For people with ALS anxiety, foot drop is often at the top of their worries. They may imagine foot drop and wonder if it’s ALS or a brain tumor causing it.
• ALS can cause foot drop.
• A brain tumor can cause foot drop. The tumor may be primary (originating in the brain) or a metastasis from a distant site.
Interestingly, for those individuals who – every time they get swept into the foot drop panic vortex – think in a binary way (ALS vs. brain tumor), they need to realize that foot drop actually has many other possible causes including some very harmless ones (e.g., sciatica from nerve root compression, lumbar cysts, excessive leg crossing).
Comparing foot drop from ALS and that from a brain tumor is quite challenging. In both cases, the condition will come on more gradually than suddenly and acutely – as it would from a stroke.
Next, foot drop from ALS is tremendously more common than from a brain tumor.
In addition, “Brain tumor will usually affect an entire arm or leg; sometimes weakness or numbness,” says John M. Abrahams, MD, chief of neurosurgery at Northern Westchester Hospital, and founder of the Westchester Neuroscience Research Foundation which is studying the genomic profile of malignant brain tumors.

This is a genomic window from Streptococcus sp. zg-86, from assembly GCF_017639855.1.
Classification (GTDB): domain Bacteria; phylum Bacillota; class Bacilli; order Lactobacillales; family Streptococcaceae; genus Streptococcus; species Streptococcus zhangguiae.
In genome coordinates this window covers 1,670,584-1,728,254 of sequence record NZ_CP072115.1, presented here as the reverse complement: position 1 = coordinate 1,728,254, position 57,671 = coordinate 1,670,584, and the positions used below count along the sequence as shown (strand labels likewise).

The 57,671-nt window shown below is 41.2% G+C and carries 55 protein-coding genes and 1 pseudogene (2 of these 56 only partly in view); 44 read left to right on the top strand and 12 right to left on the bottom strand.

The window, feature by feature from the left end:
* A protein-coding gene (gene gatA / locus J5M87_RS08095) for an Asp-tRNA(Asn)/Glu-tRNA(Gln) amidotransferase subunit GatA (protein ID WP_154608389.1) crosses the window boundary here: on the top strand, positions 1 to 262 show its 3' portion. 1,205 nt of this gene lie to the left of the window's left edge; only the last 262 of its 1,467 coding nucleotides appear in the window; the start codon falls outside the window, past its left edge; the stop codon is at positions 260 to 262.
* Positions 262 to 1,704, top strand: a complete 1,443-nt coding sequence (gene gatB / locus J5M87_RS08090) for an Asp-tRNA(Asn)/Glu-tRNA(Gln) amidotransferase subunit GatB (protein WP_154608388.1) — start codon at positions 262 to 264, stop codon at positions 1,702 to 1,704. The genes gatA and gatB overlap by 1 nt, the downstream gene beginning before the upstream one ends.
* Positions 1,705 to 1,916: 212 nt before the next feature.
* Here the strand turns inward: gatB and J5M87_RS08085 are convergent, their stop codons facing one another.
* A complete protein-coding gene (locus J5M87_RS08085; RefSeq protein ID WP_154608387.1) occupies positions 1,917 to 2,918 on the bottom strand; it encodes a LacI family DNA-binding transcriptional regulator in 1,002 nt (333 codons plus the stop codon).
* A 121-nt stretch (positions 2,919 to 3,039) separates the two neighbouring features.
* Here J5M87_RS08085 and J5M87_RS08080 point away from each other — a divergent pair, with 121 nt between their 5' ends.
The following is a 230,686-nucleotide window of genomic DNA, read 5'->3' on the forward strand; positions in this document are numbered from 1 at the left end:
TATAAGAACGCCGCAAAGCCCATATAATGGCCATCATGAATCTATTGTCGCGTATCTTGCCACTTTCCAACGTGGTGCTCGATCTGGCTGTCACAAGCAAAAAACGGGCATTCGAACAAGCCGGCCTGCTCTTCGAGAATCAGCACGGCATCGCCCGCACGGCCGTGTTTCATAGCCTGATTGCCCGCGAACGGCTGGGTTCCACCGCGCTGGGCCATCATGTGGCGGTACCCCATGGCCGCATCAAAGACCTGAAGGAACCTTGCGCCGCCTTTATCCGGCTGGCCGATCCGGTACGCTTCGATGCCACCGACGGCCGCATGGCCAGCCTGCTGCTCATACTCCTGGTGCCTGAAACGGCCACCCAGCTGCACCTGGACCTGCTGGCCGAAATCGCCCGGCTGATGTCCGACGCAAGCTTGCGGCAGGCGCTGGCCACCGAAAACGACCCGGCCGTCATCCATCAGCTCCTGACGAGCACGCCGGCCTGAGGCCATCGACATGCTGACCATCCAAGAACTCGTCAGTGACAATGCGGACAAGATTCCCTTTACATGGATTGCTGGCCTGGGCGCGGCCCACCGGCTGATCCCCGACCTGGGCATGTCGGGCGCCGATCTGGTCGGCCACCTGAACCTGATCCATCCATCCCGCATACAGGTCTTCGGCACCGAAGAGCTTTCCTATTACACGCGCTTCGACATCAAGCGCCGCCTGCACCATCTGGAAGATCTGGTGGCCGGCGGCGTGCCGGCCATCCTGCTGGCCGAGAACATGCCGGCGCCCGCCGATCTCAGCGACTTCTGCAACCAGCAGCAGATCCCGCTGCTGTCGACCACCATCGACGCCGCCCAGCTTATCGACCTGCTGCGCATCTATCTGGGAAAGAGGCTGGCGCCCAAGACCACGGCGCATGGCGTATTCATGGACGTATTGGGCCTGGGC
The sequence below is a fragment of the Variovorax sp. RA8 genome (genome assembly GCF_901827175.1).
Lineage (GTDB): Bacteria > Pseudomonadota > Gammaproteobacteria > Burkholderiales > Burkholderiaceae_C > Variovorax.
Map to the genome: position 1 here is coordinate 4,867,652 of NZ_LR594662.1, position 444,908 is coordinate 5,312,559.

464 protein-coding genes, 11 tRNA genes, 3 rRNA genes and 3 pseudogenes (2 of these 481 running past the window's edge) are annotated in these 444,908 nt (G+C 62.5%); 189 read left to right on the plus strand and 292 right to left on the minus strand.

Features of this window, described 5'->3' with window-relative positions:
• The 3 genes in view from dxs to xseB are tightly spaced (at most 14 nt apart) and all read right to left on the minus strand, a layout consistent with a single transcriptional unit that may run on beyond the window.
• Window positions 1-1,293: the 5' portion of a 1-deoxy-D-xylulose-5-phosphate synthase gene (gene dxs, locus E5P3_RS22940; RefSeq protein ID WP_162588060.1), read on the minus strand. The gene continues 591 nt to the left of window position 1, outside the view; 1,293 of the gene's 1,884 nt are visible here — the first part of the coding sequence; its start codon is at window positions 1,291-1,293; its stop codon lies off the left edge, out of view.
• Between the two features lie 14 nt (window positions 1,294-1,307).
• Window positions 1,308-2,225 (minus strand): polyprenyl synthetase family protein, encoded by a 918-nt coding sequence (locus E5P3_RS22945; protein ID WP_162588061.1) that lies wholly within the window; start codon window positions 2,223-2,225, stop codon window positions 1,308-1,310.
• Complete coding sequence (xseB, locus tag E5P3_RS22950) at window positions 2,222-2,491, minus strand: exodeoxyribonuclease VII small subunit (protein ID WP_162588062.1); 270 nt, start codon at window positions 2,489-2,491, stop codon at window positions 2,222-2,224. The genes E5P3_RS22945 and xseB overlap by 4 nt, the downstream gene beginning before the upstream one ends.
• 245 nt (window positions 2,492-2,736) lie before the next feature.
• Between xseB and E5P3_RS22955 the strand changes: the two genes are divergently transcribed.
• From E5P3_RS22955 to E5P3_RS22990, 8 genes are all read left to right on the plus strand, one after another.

When a brain tumor affects the foot, “The patient will usually experience a clumsy or ‘dead’ limb that does not do what they expect; they may drag the leg or have a limp arm.”
When people present to a doctor with foot drop, many tests may be given, since this malady can have so many causes from so many different kinds of conditions such as diabetes, a herniated disc, nerve injury from athletics and lymphoma affecting the sciatic nerve.
“ALS is purely motor affecting strength and not sensation, and both are present without pain,” says Dr. Abrahams.
“In the beginning it may be hard to differentiate [between ALS vs. brain tumor], but a physician would perform an MRI of the brain. If there is no findings, the diagnosis of ALS is much greater if there is diffuse weakness with muscle atrophy.”